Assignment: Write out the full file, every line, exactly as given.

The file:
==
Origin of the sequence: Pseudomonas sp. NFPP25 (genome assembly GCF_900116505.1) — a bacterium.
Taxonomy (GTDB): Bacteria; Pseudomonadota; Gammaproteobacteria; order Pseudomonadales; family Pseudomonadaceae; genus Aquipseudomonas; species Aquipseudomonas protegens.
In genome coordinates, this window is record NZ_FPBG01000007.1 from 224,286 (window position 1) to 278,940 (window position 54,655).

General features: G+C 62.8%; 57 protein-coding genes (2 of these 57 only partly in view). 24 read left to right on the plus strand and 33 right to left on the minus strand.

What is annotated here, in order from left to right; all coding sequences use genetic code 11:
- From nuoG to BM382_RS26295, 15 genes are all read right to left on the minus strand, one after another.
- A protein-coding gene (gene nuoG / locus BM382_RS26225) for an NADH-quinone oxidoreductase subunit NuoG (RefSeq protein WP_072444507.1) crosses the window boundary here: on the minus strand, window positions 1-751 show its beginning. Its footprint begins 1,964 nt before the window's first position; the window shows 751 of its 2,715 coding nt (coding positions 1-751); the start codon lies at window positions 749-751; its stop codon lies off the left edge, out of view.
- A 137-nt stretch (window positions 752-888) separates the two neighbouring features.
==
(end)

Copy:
Origin of the sequence: Pseudomonas sp. NFPP25 (genome assembly GCF_900116505.1) — a bacterium.
Taxonomy (GTDB): Bacteria; Pseudomonadota; Gammaproteobacteria; order Pseudomonadales; family Pseudomonadaceae; genus Aquipseudomonas; species Aquipseudomonas protegens.
In genome coordinates, this window is record NZ_FPBG01000007.1 from 224,286 (window position 1) to 278,940 (window position 54,655).

General features: G+C 62.8%; 57 protein-coding genes (2 of these 57 only partly in view). 24 read left to right on the plus strand and 33 right to left on the minus strand.

What is annotated here, in order from left to right; all coding sequences use genetic code 11:
- From nuoG to BM382_RS26295, 15 genes are all read right to left on the minus strand, one after another.
- A protein-coding gene (gene nuoG / locus BM382_RS26225) for an NADH-quinone oxidoreductase subunit NuoG (RefSeq protein WP_072444507.1) crosses the window boundary here: on the minus strand, window positions 1-751 show its beginning. Its footprint begins 1,964 nt before the window's first position; the window shows 751 of its 2,715 coding nt (coding positions 1-751); the start codon lies at window positions 749-751; its stop codon lies off the left edge, out of view.
- A 137-nt stretch (window positions 752-888) separates the two neighbouring features.